Already, stories are circulating about the disappearance of deer throwing ectopic pregnancy care into chaos. Doctors say they don’t know whether abortion bans – which are often written using broad political rather than medical language – include ending ectopic pregnancies, which are not viable. Various anti-abortion lawmakers and activists have proven to be particularly ignorant on the subject, with some suggesting that termination of ectopic pregnancies is not medically necessary, while others have offered a supposed solution – simply moving the pregnancy extra. -uterine inside the uterus – technology for which currently does not exist.

Another medical achievement already under threat is in vitro fertilization, or IVF. The first IVF baby was born in 1978; since then, initial single-digit success rates have risen to nearly 50% for cases where the woman is under 35. One to two percent of births in the United States result from IVF each year.

Fertility clinics have already been inundated with calls from people panicking about what the abortion ban means for their procedures. During IVF, clinicians typically implant one or two embryos into the uterus and store the rest for potential future use. It’s unclear whether the bans would prevent people from throwing away unnecessary embryos, possibly forcing them to pay to keep them frozen forever. Genetic testing of embryos could become illegal. And if some embryos don’t survive the implantation process — or are nonviable and discarded — the clinics could be responsible.

Some states are already considering granting personality to embryos, which could bankrupt IVF clinics and leave people who depend on them with no options.

Deep consequences

Even cancer treatment, seemingly far removed from reproductive care, depends on abortion to give its patients the right to treat their illnesses regardless of the often toxic effect these treatments have on fetuses.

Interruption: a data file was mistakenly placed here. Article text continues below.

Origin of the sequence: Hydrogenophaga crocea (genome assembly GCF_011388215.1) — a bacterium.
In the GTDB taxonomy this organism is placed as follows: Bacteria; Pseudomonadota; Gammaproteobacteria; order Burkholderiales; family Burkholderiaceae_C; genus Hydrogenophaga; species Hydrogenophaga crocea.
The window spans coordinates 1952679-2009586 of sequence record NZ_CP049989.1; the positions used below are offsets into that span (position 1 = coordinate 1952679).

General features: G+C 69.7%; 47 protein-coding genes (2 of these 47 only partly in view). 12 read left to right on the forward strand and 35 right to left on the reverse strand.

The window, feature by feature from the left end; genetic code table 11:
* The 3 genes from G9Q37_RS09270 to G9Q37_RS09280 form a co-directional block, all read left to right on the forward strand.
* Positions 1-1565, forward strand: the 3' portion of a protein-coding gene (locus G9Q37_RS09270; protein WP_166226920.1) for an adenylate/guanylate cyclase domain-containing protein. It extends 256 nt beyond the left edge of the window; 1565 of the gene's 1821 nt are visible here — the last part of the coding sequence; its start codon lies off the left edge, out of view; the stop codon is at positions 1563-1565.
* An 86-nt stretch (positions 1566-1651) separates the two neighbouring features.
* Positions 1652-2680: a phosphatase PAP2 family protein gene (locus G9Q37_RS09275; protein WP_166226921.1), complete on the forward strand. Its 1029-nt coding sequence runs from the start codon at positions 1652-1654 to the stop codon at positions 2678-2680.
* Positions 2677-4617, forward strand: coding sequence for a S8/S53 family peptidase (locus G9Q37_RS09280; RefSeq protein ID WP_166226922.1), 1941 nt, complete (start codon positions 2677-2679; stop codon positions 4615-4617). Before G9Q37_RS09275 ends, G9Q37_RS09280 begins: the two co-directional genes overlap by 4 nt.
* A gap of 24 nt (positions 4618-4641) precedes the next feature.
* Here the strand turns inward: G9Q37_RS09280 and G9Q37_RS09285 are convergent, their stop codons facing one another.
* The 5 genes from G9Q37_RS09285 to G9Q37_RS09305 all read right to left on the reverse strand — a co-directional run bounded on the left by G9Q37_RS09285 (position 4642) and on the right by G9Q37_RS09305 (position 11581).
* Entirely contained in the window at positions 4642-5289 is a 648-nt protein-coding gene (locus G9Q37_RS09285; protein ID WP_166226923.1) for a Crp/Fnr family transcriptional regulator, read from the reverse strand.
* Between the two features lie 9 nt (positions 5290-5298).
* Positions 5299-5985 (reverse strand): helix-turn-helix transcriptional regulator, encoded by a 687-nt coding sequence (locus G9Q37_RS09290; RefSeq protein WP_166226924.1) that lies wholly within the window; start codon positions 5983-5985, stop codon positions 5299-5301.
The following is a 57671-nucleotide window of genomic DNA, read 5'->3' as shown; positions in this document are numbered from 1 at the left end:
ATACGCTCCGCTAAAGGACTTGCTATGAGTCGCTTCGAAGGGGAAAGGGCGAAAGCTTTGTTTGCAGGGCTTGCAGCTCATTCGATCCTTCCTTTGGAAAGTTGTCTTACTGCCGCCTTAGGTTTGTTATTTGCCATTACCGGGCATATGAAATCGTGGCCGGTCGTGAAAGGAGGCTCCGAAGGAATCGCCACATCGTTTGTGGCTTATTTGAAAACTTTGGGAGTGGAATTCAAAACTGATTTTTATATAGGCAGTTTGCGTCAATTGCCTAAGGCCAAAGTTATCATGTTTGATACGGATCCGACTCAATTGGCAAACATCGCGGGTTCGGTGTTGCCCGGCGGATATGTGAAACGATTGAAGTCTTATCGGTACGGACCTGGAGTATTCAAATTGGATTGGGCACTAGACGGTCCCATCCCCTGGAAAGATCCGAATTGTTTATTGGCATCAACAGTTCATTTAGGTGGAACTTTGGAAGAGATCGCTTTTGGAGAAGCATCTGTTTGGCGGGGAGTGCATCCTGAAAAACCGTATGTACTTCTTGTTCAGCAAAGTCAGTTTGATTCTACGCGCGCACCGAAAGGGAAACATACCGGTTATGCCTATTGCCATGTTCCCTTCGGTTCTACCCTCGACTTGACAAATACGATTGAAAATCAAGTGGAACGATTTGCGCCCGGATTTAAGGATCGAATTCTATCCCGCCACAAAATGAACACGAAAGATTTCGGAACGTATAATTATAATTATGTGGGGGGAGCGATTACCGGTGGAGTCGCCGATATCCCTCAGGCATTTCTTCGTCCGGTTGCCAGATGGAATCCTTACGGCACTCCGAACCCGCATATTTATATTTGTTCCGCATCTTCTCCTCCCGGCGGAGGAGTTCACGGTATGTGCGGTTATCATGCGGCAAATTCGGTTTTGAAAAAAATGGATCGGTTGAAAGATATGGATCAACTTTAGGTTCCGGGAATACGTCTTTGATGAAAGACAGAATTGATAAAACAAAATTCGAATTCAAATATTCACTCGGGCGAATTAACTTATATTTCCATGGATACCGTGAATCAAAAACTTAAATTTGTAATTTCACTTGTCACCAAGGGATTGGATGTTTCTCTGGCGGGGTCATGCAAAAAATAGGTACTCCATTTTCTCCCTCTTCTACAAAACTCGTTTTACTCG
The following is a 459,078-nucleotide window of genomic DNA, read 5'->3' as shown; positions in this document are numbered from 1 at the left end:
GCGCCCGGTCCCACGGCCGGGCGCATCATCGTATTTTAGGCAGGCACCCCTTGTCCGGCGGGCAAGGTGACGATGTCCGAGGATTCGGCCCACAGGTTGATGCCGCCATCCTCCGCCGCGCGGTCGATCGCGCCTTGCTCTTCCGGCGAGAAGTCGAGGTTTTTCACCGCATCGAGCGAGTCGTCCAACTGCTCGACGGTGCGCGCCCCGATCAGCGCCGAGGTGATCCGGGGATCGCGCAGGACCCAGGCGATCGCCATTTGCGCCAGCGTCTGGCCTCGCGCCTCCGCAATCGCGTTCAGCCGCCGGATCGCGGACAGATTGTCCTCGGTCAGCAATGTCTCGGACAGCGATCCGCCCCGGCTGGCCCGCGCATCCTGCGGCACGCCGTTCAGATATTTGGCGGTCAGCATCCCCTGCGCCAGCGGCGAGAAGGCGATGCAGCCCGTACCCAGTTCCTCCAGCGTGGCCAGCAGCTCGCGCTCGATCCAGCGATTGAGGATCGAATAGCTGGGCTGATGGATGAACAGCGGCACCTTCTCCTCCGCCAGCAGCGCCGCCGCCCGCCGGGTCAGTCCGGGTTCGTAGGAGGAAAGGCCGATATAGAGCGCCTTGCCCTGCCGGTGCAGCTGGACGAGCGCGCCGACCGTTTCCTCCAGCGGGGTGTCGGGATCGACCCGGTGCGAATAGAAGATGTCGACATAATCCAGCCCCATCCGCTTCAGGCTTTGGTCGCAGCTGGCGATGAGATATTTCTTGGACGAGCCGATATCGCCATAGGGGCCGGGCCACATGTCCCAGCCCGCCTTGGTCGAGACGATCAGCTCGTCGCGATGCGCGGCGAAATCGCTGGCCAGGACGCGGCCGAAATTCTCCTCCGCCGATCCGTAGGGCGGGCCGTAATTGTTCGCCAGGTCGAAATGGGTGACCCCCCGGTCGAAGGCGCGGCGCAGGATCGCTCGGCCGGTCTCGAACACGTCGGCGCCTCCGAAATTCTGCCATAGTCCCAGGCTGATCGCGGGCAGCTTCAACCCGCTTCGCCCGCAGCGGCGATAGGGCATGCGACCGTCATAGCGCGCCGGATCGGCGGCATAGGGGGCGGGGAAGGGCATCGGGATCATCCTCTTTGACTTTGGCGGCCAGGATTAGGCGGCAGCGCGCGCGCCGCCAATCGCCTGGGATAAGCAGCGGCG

Cancer occurs in approximately one in 1,000 pregnancies each year, leaving women with few options even though deerProtections were the law of the land. Many treatments can cause miscarriages or birth defects in developing fetuses, especially early in pregnancy. The CEO of the American Cancer Society has said that radiation therapy is never given to pregnant patients.

Terminating a pregnancy, for these patients, can become a matter of literal life or death – the only way for women to receive the full range of treatments to cure their cancer. Now, in some states, women may have to choose: life-saving treatment that will harm the developing fetus, or leave their cancer untreated.

Illustration Getty Images/TPM

Some pharmacists are already restricting patients’ access to methotrexate, a therapy for certain types of cancer that can cause abortions. Methotrexate has also been used in the treatment of ectopic pregnancies and, since the 1980s, to soothe chronic inflammation and pain, making it a mainstay in the treatment of diseases such as lupus, rheumatoid arthritis and psoriasis. . The Arthritis Foundation has set up a hotline amid reports of patients struggling to get the drug.

Two other pills – mifepristone and misoprostol, the collective “abortion pill” approved by the Food and Drug Administration for combined use for 49 days of gestation in 2000, and longer now – are already hotly targeted by anti-abortion lawmakers . There’s a long history of animosity toward mifepristone in particular, with the FDA baselessly categorizing it as unsafe for years.

These drugs are essential in the treatment of miscarriage, which at least one in four American women will have by the age of 45. Even before the Dobbs decision, women had to rely on abortion clinics for treatment of miscarriages, often due to arbitrary limitations on who can dispense mifepristone. This problem has been compounded since the ruling by causing confusion among some hospitals about whether other aspects of miscarriage care will be misinterpreted by authorities as elective abortion.

“Managing miscarriages and ectopic pregnancies are things that weren’t really possible when abortion was illegal,” Schoen said. “Women in the midst of miscarriages and ectopic pregnancies were in deep shit – and people died because of it.”

Abortion is a medical success. Bringing the procedure out of the shadows has allowed clinicians to make it safe and humane, and to integrate it with other medical treatments. Procedures that are abortion-related, or that can be interpreted as such, have become an integral part of a surprisingly wide range of medical care. All of this is threatened.

The Supreme Court does not refer large swathes of the country to the relative ignorance of the pre-deer America. It sends us back in time, armed with prodigious knowledge and then unsuspected technology that alleviates women’s suffering, and simplifies and alleviates diseases where pregnancy is not an option – but prohibited for healthcare workers to use this knowledge.

Women will suffer and they will die, even though doctors have 50 years of medical progress behind them. We’re not just going back there. It’s worse.